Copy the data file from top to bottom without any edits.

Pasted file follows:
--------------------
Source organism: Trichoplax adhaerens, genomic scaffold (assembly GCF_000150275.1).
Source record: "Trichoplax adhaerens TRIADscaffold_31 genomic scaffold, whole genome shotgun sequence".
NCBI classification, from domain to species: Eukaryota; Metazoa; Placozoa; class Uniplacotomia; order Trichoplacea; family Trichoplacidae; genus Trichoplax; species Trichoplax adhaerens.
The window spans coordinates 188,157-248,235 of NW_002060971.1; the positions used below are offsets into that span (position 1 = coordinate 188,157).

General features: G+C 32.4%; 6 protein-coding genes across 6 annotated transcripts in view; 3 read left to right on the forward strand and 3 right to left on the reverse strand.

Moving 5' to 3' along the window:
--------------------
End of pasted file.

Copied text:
Source organism: Trichoplax adhaerens, genomic scaffold (assembly GCF_000150275.1).
Source record: "Trichoplax adhaerens TRIADscaffold_31 genomic scaffold, whole genome shotgun sequence".
NCBI classification, from domain to species: Eukaryota; Metazoa; Placozoa; class Uniplacotomia; order Trichoplacea; family Trichoplacidae; genus Trichoplax; species Trichoplax adhaerens.
The window spans coordinates 188,157-248,235 of NW_002060971.1; the positions used below are offsets into that span (position 1 = coordinate 188,157).

General features: G+C 32.4%; 6 protein-coding genes across 6 annotated transcripts in view; 3 read left to right on the forward strand and 3 right to left on the reverse strand.

Moving 5' to 3' along the window: